The key cases and employment law legislation that could affect your business over the next 12 months.
2016 is here, and it brings with it important legislative changes, a key Employment Appeal Tribunal (EAT) verdict, and a possible referendum on the UK’s continued membership of the European Union.
Pensions Auto Enrolment
Do you know your staging date yet? Do you even have any eligible workers? Most employers will pass their staging date for Automatic Enrolment by the end of the year. If you don’t know what your new pensions duties are we strongly recommend either taking a look at the Nest website or giving us a call for more information.
Ban on Exclusivity Clauses in Zero Hours Contracts
Exclusivity clauses in zero hours contracts become unenforceable from Monday 11th January 2016 under the Small Business, Enterprise and Employment Act 2015. This means that an estimated 150,000 workers will be entitled to work for more than one employer at a time.
The EAT is expected to reach a verdict on the ongoing Holiday Pay case soon. British Gas Trading v Lock and Another concerns how the European Court of Justice (ECJ) ruling on holiday pay applies to UK law. This specifically concerns the calculation of commission in holiday payments.
If the appeal is unsuccessful it could mean that commission-earning employees are entitled to compensatory pay outs.
National Living Wage
Friday 1st April is the day that a minimum wage of £7.20 for all workers over the age of 25 will finally come into force across the UK, an amount that is still lower than the Living Wage calculated by the Living Wage Foundation.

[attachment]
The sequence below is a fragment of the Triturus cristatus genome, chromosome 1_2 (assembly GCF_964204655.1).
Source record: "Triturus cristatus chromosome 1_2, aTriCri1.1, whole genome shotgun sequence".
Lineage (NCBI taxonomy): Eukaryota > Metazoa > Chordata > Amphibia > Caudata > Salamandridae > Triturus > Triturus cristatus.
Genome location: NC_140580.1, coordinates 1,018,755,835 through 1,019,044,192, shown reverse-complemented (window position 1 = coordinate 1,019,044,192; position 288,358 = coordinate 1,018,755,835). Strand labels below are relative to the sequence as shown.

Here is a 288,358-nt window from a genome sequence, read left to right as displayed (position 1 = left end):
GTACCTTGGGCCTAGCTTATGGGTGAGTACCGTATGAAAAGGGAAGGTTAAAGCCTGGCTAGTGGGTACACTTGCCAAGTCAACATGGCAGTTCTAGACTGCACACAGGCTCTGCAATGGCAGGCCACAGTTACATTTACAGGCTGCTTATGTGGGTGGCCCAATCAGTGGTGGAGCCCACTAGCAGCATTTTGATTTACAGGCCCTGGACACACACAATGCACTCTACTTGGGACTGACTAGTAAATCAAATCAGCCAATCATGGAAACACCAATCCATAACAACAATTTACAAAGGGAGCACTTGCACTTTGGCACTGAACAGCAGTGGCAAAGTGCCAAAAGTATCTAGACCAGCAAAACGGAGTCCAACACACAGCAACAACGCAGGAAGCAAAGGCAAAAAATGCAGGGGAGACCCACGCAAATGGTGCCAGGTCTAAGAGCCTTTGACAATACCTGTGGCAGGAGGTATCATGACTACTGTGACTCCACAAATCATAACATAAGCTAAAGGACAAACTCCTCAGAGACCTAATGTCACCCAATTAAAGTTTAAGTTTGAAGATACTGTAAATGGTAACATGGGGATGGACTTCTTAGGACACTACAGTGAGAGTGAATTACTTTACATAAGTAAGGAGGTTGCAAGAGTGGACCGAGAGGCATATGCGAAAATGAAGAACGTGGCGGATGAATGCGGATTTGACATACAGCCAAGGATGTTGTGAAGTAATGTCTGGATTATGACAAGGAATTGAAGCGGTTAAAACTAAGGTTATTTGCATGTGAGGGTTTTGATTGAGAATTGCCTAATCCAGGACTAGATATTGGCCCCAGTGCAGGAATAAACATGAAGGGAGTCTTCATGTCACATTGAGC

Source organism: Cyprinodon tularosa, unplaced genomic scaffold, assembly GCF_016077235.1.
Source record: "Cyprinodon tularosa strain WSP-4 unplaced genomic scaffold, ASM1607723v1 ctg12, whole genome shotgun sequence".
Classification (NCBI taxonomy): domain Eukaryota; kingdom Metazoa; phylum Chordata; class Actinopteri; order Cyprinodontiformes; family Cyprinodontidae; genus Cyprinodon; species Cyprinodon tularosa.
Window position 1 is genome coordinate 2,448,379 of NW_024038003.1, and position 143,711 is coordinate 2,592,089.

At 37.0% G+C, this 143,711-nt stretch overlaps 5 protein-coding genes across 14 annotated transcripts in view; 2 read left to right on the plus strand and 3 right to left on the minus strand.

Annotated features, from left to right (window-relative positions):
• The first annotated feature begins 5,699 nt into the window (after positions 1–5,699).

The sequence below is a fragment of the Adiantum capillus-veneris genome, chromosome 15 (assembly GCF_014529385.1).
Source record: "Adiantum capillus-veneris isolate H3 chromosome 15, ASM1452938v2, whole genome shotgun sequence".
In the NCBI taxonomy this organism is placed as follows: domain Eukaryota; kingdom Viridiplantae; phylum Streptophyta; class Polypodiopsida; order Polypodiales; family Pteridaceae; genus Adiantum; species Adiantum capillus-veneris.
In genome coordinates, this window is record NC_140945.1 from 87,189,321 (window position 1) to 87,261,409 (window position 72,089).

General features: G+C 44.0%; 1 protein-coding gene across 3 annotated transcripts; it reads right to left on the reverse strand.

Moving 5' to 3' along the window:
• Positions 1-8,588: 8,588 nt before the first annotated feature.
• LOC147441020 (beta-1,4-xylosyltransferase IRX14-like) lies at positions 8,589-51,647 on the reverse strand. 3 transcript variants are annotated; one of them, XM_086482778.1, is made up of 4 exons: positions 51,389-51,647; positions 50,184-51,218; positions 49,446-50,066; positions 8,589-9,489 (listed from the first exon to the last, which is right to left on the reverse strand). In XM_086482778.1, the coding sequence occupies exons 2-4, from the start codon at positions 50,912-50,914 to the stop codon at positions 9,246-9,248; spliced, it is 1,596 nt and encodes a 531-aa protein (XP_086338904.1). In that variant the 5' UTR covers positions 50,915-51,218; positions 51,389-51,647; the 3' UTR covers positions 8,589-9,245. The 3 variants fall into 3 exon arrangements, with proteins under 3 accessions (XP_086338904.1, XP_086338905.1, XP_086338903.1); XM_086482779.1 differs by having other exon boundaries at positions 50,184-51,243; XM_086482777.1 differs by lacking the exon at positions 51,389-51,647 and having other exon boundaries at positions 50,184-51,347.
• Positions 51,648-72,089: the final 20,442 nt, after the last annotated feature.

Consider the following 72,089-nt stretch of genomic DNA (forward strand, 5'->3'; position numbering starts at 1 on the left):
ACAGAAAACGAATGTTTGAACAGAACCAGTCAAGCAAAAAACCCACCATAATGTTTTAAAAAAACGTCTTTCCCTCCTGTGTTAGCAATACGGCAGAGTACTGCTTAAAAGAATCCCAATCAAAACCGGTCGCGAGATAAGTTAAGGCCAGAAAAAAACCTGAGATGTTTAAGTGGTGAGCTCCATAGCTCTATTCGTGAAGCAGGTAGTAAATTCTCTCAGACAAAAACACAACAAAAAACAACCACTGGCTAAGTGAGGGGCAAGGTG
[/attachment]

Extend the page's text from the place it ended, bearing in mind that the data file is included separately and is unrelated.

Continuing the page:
Research has found that Northern cities will be affected the most from the wage increase, as at least a quarter of the working populations of Sheffield, Nottingham, Leeds and Liverpool will benefit.
Free Childcare from September
The Government has proposed 30 hours of free childcare a week for parents of children aged between three and four. As outlined in this policy statement from last year some areas will see implementation of this in September 2016, with a full roll out planned for September 2017.
Trade Union Bill
The controversial Trade Union Bill 2015 could be in force by April. The introduction of thresholds and time limits on strike action is intended to reduce the number of union-led strikes.
Employment Tribunal Fees
On the subject of unions, Unison have indicated that they will mount a fourth attempt at repealing Employment Tribunal Fees. The Employment Tribunal admitted at the last hearing that the decline in the number of cases has been ‘worrying’.
The Counter-Extremism Bill
The Counter-Extremism Bill will allow employers to legally monitor their employees in order to identify any extremist behaviour. As it has already received Royal Assent the bill could be in place this year, although there is already mounting political opposition that could delay this.
The bill, which is intended to prevent extremists from working with children, raises serious questions about the definition of extremism, what makes employers qualified to recognise it, and how widely the powers can be used. These tie in with concerns about how the bill will work alongside existing data protection and discrimination legislation.
The EU referendum has to happen before the end of 2017 but there are rumblings that it may happen as soon as this summer. For businesses, an exit from the EU will lead to a shift away from EU employment law and a smaller number of skilled employees. Meanwhile the potential effect on international trade is already being debated either way.
However the world of employment law 2016 develops, HR Solutions are here to keep you informed, updated and prepared.